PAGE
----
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Rural village mapping

Posted by on June 5, 2011

We told Makame to meet at our house at 8 am to get to the Bubweni Misufini health facility by 8:30, the time he said we would arrive. He and the driver picked us up at 8:20 so we were a bit late. When we got to the health facility, there were people everyone, which is unusual for a Saturday. Then we learned that there was a community health meeting going on that day that Makame failed to mention. All of the doctors, health care workers and the district supervisor were busy getting ready for their own activities but were kind enough to help us with finding the names we needed. I felt so bad disturbing them though. If Tanya and I had known, we would have gone there a different day.

The doctor had all of the patient records that we needed but we noticed that all of the resident villages in their records were different than the ones we had recorded. We were confident it was the same person, but confused as to why the information was different.

The fortunate part was that all of the village elders were there so we had a lot of people helping to figure out where these people live. Unfortunately, they didn’t know all of the names on our list. We had about 9 names from three different general areas we were looking for. We found one pretty easily, which was great. We found a young girl with the same name as one of our patients, but the wrong age and malaria diagnosis. We walked or sat around a lot of villages while the children stared at us and the adults tried to think of all of their neighbor’s children. It was hot and sweaty. I drank half a liter of water and was still thirsty. We were out all morning and I got hungry around 11. I don’t know what I would have done without the glucose biscuits!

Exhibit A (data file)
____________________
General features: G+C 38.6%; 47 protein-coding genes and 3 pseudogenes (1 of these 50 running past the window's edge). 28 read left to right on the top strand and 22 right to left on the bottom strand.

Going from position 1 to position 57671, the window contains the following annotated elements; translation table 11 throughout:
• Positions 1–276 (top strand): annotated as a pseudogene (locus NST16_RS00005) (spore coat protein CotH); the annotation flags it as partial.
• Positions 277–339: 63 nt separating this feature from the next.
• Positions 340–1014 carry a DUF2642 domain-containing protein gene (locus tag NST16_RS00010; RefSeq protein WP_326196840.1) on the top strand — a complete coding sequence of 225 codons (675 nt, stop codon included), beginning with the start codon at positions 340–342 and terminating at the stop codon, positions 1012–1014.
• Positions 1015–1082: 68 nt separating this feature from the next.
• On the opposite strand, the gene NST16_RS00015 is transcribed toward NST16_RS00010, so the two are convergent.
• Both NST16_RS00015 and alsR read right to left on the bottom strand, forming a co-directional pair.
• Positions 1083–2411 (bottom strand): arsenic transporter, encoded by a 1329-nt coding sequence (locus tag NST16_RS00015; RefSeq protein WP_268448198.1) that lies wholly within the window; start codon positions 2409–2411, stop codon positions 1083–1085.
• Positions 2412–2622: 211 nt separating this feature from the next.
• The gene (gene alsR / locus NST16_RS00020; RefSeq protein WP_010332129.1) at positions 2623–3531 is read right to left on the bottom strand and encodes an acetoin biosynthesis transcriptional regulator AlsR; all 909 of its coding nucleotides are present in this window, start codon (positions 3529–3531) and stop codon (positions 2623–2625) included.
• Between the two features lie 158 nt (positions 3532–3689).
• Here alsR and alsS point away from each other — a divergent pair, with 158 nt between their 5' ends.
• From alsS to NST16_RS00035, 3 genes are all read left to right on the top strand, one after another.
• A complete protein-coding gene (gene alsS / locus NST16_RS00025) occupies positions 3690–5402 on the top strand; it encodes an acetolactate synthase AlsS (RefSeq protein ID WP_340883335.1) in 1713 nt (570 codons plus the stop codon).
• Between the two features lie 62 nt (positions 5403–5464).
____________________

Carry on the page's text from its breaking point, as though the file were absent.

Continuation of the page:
a lifesaver

Overall, this rural area was no easier to map than the urban areas of last weekend. We only found two of the 9 cases, which was quite disappointing. The Zanzibar countryside is very pretty and we got to see some amazing landscapes.

I'm getting a lot of exercise

The project itself is not going so well and the bit of data we are collecting is costing a lot of money and may not add a lot of value in the end. At points I feel like I am wasting my time here. I am learning a lot, which is great, but I’m not sure my contributions will be meaningful.

We were pretty bummed and tired in the afternoon and it rained a bit so we hung out at home, reading and napping which was great.

In the evening, we went to Kristina and Deler’s for dinner. They are two researchers from Sweden who are working on malaria projects on other parts of the island. Tanya got to know them last summer and I have met them several times now. They are very nice and fun and cooked a feast for the ten of us they invited over. It was an enjoyable evening talking to new people and getting to know them but the music was too loud and it was hard to hear and I really wanted to go home at 11 but didn’t want to walk by myself so I had to wait until midnight when we could get a ride. I’m glad I went and was social, but because I wake up to the call to prayer at 5 am every day and get up at 6-6:30, I was very tired by the end and probably not very good company.

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